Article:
The somersaults, tumbles, flips, dips, and stuck landings at the U.S. Gymnastics Championships this past June set off a deluge of gifs, video-embedded tweets, and TikToks. But even with all the stunning, “I-would-bust-my-ass-if-I-ever-tried-that” acrobatics, a simple moment, related only tangentially to athleticism, struck a chord with many folks online.
Simone Biles, the world’s most decorated gymnast, was filmed carefully, dutifully tying a ribbon into her teammate Zoe Miller’s hair. She placed it, rather unfussily, at the base of Miller’s high bun. You can tell it’s something she’s done a million times before, a manifestation of the camaraderie between her and her teammates. It was almost like a natural reflex as Miller plopped down in front of Biles, who wordlessly went to work adding the flourish to her look.
It’s easy to understand why this simple action went viral. These gymnasts routinely perform feats that many of us couldn’t even begin to imagine executing. But tying a bow into someone else’s hair? It’s something many of us have done — in high school before a basketball game, for our younger siblings as we got ready for church, for the itty-bitty flower girl at a friend’s wedding.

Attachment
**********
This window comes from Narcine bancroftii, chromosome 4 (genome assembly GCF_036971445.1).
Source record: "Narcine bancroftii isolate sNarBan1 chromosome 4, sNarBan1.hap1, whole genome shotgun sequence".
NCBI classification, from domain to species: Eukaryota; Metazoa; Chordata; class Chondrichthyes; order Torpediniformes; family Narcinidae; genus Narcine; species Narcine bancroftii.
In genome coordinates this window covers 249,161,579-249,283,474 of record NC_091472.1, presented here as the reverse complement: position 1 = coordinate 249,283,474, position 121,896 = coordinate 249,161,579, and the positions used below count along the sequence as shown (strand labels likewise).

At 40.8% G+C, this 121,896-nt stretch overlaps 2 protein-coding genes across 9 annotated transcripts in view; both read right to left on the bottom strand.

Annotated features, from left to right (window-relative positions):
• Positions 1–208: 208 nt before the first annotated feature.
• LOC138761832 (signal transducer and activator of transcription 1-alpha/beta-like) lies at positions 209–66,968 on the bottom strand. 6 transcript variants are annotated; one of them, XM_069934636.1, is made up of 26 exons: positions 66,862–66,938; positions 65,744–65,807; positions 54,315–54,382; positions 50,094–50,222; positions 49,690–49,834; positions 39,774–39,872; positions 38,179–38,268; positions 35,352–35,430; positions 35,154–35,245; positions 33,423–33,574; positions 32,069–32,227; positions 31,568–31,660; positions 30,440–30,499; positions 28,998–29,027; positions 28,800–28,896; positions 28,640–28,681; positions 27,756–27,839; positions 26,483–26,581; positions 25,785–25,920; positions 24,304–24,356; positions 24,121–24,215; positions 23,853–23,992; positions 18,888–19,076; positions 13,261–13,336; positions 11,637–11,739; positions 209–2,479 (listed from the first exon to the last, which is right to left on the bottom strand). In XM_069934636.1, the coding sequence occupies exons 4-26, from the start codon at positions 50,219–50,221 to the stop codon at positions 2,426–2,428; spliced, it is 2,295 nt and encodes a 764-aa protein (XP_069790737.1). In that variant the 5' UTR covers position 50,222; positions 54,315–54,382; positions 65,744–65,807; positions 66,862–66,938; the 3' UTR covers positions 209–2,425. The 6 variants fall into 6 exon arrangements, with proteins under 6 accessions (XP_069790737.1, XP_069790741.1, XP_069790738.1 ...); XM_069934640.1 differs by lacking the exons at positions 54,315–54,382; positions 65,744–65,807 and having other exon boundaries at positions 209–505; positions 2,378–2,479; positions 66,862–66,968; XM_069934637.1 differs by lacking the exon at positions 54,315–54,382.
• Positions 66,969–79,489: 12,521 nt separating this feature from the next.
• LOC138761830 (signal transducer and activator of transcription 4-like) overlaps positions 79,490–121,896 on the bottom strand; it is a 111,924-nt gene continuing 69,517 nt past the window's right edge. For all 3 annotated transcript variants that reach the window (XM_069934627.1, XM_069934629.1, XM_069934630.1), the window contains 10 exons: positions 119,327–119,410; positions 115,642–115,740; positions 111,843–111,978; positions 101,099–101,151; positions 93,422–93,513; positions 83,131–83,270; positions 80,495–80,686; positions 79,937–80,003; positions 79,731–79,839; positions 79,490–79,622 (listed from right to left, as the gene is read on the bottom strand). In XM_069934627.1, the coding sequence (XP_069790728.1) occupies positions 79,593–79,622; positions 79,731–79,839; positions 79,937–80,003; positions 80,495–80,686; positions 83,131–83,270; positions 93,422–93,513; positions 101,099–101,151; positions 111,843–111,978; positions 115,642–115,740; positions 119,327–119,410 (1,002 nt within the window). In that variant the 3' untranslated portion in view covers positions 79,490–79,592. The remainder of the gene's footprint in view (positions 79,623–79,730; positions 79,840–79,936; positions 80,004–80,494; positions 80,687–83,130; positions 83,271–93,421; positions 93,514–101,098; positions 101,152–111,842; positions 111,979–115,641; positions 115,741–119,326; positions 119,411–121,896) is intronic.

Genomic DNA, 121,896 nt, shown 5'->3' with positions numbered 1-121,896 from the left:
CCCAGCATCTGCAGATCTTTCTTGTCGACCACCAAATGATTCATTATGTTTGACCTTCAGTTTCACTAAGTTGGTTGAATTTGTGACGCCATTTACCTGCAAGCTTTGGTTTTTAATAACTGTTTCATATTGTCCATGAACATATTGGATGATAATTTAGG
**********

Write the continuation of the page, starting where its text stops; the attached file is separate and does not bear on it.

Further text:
This moment also gave us a brief glimpse into what hair maintenance is like for competitive gymnasts, who are obligated to follow a simple standard put forth by the National Women’s Program Committee. According to the 2020/2021 USA women’s Gymnastics rules and policy handbook, an athlete’s hair must be secured and pulled back enough to not obstruct their vision. These (rather practical) regulations are meant to optimize the performance of any professional gymnast on the mat. But for Black gymnasts, who are often subject to extra scrutiny from the public for their appearance, the rules provide an opportunity to put the versatility of Black hairstyling on display.